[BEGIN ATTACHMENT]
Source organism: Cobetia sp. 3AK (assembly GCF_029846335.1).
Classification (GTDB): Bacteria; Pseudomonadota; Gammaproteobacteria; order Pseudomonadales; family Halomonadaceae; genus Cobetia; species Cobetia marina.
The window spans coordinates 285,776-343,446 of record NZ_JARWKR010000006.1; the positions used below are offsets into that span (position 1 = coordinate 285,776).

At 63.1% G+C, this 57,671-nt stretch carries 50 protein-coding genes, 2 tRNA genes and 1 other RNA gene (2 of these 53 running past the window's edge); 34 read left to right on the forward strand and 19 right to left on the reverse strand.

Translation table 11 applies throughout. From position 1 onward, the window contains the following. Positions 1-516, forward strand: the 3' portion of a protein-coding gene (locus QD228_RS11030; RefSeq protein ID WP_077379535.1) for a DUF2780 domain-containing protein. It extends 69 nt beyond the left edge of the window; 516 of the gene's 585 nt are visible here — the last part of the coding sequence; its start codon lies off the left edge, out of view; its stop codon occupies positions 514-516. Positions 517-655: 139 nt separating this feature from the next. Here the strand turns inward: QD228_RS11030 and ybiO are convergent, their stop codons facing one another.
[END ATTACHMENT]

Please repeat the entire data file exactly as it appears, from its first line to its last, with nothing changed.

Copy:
Source organism: Cobetia sp. 3AK (assembly GCF_029846335.1).
Classification (GTDB): Bacteria; Pseudomonadota; Gammaproteobacteria; order Pseudomonadales; family Halomonadaceae; genus Cobetia; species Cobetia marina.
The window spans coordinates 285,776-343,446 of record NZ_JARWKR010000006.1; the positions used below are offsets into that span (position 1 = coordinate 285,776).

At 63.1% G+C, this 57,671-nt stretch carries 50 protein-coding genes, 2 tRNA genes and 1 other RNA gene (2 of these 53 running past the window's edge); 34 read left to right on the forward strand and 19 right to left on the reverse strand.

Translation table 11 applies throughout. From position 1 onward, the window contains the following. Positions 1-516, forward strand: the 3' portion of a protein-coding gene (locus QD228_RS11030; RefSeq protein ID WP_077379535.1) for a DUF2780 domain-containing protein. It extends 69 nt beyond the left edge of the window; 516 of the gene's 585 nt are visible here — the last part of the coding sequence; its start codon lies off the left edge, out of view; its stop codon occupies positions 514-516. Positions 517-655: 139 nt separating this feature from the next. Here the strand turns inward: QD228_RS11030 and ybiO are convergent, their stop codons facing one another.